We the broadcasters really need to put our flag on the flagpole and say we are part of this evolution, too.
TVT: ARK Multicasting is predominantly LPTV-based. LPTV is a secondary service, and in the repack it is possible some stations will be unable to find vacant TV spectrum to continue service. Are you confident you will remain intact and be able to move forward with your plans?
VF: Yes. We have a few MX [mutually exclusive] markets that we are working through. I think we have four of them, principally in larger markets. But by and large, we have lost no licenses out of the entire footprint.
TVT: Tell me about your 3.0 test.
VF: What we wanted to do is put end-to-end connectivity and integration of all of the network elements that are needed to deploy a full end-to-end ATSC 3.0 service to the test.
We originated from our sister company’s [IBN’s] master control in Dallas at the Westar facility on Sept. 26 and transited via fiber in an IP format over to the Atlanta Teleport.
There our sister company –our own satellite content delivery network, called V-Satcast, which is in partnership with Intelsat—distributed our test content via an Intelsat satellite.
We use Newtec and Broadpeak as our network elements—both for the tiering of the various caches.
We are layering caches in four tiers—the origination, which is likely to be various cloud and hosting environments into our own private cloud, which starts at the satellite uplink. Then at each transmission facility there is a next tier of caching, essentially extending the cloud out to each layer of the network. Then ultimately at the consumer receiver edge.
TVT: Where was the signal downlinked?
VF: Yes, back to the link. The satellite uplinked via a Newtec hub and then down into a Newtec receiver at the Comark facility in Southwick, Mass.
From there, into the chain where all the magic happens in ATSC 3.0 and all the different elements, the ATEME encode, the Enensys scheduler, another layer of caching and then into the encoder and out through the Hitachi-Comark transmitter.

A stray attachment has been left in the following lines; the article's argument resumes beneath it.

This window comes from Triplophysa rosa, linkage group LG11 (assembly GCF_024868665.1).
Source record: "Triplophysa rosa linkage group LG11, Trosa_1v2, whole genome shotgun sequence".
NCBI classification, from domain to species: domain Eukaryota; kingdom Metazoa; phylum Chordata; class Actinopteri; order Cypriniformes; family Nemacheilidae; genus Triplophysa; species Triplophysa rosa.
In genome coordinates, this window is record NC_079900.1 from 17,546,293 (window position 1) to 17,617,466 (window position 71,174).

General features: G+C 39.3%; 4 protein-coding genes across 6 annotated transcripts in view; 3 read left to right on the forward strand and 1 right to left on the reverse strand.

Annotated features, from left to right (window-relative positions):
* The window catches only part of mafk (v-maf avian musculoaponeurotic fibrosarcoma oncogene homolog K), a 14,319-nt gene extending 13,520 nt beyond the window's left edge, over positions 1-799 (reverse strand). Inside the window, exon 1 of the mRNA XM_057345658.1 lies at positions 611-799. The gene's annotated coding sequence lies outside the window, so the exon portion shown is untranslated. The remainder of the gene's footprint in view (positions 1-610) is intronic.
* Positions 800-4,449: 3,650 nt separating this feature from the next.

Then a short, attenuated 3.0 transmission to a Samsung 3.0 receiver for the linear TV feed. We also in parallel used a DigiCAP home gateway. That was with four parallel streams—all different content, all encoded in the same ATSC 3.0 data stream.
This was a parallel test, by the way. It was not part of an end-to-end origination. It was all done locally at Comark. Then into four separate receivers: a television receiver, a laptop, a tablet and a cell phone—all from Wi-Fi streaming out from the home media gateway that DigiCAP provided in 3.0.
It was incumbent upon us before we went out into the field where we are going to deploy our first four trial markets [plus ARK’s headquarters] that we made sure that the handshakes between everything worked properly, that the APIs between all the vendors’ different equipment was functioning smoothly.
TVT: Where will the field trial happen?
VF: We’re deploying in Ardmore, Okla., Lawton, Okla., Tyler, Texas, and Lufkin, Texas, and our headquarters in Dallas. They will be the first five locations where we do our testing of different market environments for our 3.0 infrastructure to test and prove out both the technology side as well as the different market applications enabled by this new technology.
Over the coming year, it’s a “crawl, walk, run environment.” We want to make sure all of the network elements are functioning before we send people out into the field to bolt hardware down far from home.
So, we are starting with a cluster around our corporate headquarters in Dallas. That should be coming together late this quarter and early next.
We picked these sites for the test because they are all different; they all represent different types of second and third tier markets. A college town, a military base, flat as a pancake, hilly, vegetation, no vegetation.